Eric Cacciatore on How to Start A Restaurant [Video]

By: Phil Wesson

2 Minute Read

Nov 20, 2017

Email is required
loadingspinner
Eric Cacciatore Restaurant Unstoppable
eric_cacciatore-restaurant-unstoppable.png

A short while ago, I had the chance to write about 7 Restaurant Podcasts that You Don't Want To Miss. One of the podcasts that I listened to for the article was Eric Cacciatore's Restaurant Unstoppable.

After listening to one episode, I knew we had to invite him to Toast HQ to talk about his experiences - and his 200+ interviews - for Restaurant Industry Insights.

Eric, excited for the opportunity, drove down here from New Hampshire to chat about how to start a restaurant, and amazing insights he's learned after recording 234 episodes.

Watch the Full Interview for Free

An abbreviated version of the interview, as well as discussion topics, is above, but the full 20-minute long interview, jam-packed with helpful tips, is available for free. Key Points:

  • People don’t buy things. They buy how you make them feel. They don’t buy what you’ve created, they buy why you’ve created it. And just like customers, investors don’t invest in what you’re creating, they invest in who the person is that’s creating it.
  • When opening a restaurant, start thinking about what your core values are. Think about who you want to resonate with, and start telling that story from day one.

  • Be more than just a job. Be an opportunity for somebody. Ask yourself why employees would want to work at your restaurant rather than a different one. Tap into those higher needs like what they can contribute, their own personal growth, and their feeling of fulfillment. Create something that someone is itching to be a part of.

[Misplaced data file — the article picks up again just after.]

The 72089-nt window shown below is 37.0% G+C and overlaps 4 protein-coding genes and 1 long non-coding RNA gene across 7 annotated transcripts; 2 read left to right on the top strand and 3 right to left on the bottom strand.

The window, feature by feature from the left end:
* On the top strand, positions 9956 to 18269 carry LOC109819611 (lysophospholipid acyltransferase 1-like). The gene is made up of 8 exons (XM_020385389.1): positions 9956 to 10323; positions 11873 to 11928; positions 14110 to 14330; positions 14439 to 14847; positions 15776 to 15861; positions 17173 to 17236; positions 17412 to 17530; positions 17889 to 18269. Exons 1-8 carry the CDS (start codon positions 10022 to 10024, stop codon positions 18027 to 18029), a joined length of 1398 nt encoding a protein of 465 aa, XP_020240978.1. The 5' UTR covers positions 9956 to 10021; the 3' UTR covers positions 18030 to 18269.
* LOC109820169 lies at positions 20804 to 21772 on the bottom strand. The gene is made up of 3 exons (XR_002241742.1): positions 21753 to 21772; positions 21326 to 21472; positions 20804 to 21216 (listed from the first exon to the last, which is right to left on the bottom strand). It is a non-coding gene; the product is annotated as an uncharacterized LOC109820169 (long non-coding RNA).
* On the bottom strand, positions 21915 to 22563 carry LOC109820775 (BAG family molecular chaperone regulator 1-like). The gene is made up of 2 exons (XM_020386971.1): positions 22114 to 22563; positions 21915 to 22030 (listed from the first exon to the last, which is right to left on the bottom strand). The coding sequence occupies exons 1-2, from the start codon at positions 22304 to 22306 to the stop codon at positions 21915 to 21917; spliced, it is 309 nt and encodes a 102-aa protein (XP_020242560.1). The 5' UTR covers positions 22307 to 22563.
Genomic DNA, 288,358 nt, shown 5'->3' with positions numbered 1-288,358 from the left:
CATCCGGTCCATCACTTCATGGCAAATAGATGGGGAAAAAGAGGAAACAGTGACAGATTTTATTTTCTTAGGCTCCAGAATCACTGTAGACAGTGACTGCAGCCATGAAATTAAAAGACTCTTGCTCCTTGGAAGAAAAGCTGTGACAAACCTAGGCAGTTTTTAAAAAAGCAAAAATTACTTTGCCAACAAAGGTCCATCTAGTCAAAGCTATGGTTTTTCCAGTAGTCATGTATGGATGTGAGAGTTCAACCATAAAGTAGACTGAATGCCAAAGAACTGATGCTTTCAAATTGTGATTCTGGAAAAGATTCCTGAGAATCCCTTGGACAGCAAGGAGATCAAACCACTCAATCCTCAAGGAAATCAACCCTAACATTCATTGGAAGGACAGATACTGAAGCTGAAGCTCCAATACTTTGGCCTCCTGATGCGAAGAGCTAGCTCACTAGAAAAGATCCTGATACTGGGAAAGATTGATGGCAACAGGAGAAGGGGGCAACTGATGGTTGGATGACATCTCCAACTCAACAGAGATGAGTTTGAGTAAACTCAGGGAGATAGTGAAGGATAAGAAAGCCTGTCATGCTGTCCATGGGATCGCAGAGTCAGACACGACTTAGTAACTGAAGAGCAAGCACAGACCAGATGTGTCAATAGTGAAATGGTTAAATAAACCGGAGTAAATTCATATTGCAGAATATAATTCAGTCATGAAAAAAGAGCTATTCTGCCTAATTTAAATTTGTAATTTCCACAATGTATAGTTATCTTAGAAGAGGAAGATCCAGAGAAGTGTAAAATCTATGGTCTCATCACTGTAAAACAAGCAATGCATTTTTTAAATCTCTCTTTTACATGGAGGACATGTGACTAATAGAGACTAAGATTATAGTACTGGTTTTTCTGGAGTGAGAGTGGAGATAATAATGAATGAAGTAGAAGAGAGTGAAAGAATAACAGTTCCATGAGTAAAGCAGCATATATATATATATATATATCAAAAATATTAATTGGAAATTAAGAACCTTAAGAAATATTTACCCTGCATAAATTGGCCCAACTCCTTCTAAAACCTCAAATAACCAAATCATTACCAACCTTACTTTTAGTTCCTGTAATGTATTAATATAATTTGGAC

• Create systems, processes and procedures for your restaurant. You don't want your restaurant to be people dependent, but rather system dependent.

  • Look at your employees like a shark's mouth. When one tooth falls out, there's another ready to take its place. Train your employees to be able to be that backup when one leaves.

  • Surround yourself with those that are better than you. You're the average of those around you, so make sure that those people are people you can learn from. It's the most successful people that admit that they're not the smartest.

  • Make checklists. It makes it easier for your employees to understand what the picture of perfection is, and gives them a goal.

As always, a big thanks to Eric for stopping by. Follow him on twitter at @ericcacciatore and make sure you visit the Restaurant Unstoppable website and get the podcast on iTunes.

New Call-to-action

Toast Restaurant Blog

Never Miss a Post

Subscribe to stay up to date with the latest restaurant news and trends!

Email is required
loadingspinner
No Thanks.
DISCLAIMER: All of the information contained on this site (the “Content”) is provided for informational purposes only and not for the purpose of providing legal, accounting, tax, career or other professional advice. The Content is provided “as-is” without any warranty of any kind express or implied, including without limitation any warranty as to the accuracy, quality, timeliness, or completeness of the Content, or fitness for a particular purpose; Toast assumes no liability for your use of, or reference to the Content. By accessing this site, you acknowledge and agree that: (a) there may be delays in updating, omissions, or inaccuracies in the Content, (b) the Content should not be relied upon or used as a substitute for consultation with professional legal advisors, (c) you should not perform any act or make any omission on the basis of any Content without first seeking appropriate legal or professional advice on the particular facts or circumstances at issue and (d) you are solely responsible for your compliance with all applicable laws. If you do not agree with these terms you may not access or use the site or Content.